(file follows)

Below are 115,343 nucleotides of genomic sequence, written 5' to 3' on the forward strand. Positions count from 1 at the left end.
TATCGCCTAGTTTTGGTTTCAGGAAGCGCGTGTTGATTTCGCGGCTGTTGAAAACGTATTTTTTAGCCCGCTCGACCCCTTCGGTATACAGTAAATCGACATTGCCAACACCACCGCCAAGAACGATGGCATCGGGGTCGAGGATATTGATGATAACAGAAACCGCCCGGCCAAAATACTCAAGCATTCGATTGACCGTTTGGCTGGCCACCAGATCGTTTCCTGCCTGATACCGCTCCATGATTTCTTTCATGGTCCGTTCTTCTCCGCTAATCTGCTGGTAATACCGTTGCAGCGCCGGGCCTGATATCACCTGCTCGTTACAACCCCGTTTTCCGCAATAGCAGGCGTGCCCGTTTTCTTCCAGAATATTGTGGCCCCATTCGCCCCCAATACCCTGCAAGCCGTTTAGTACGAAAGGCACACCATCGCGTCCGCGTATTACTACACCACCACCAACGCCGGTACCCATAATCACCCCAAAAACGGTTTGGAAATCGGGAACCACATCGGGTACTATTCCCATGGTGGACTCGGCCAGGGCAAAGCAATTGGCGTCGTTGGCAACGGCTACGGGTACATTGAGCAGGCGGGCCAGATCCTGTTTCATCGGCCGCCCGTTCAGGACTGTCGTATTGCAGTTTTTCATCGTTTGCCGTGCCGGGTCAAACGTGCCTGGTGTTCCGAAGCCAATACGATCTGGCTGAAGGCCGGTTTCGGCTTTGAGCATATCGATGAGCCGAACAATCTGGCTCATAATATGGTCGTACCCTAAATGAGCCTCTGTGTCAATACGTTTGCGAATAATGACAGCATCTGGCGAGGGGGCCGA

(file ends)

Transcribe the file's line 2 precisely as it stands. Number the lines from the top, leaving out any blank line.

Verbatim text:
TATCGCCTAGTTTTGGTTTCAGGAAGCGCGTGTTGATTTCGCGGCTGTTGAAAACGTATTTTTTAGCCCGCTCGACCCCTTCGGTATACAGTAAATCGACATTGCCAACACCACCGCCAAGAACGATGGCATCGGGGTCGAGGATATTGATGATAACAGAAACCGCCCGGCCAAAATACTCAAGCATTCGATTGACCGTTTGGCTGGCCACCAGATCGTTTCCTGCCTGATACCGCTCCATGATTTCTTTCATGGTCCGTTCTTCTCCGCTAATCTGCTGGTAATACCGTTGCAGCGCCGGGCCTGATATCACCTGCTCGTTACAACCCCGTTTTCCGCAATAGCAGGCGTGCCCGTTTTCTTCCAGAATATTGTGGCCCCATTCGCCCCCAATACCCTGCAAGCCGTTTAGTACGAAAGGCACACCATCGCGTCCGCGTATTACTACACCACCACCAACGCCGGTACCCATAATCACCCCAAAAACGGTTTGGAAATCGGGAACCACATCGGGTACTATTCCCATGGTGGACTCGGCCAGGGCAAAGCAATTGGCGTCGTTGGCAACGGCTACGGGTACATTGAGCAGGCGGGCCAGATCCTGTTTCATCGGCCGCCCGTTCAGGACTGTCGTATTGCAGTTTTTCATCGTTTGCCGTGCCGGGTCAAACGTGCCTGGTGTTCCGAAGCCAATACGATCTGGCTGAAGGCCGGTTTCGGCTTTGAGCATATCGATGAGCCGAACAATCTGGCTCATAATATGGTCGTACCCTAAATGAGCCTCTGTGTCAATACGTTTGCGAATAATGACAGCATCTGGCGAGGGGGCCGA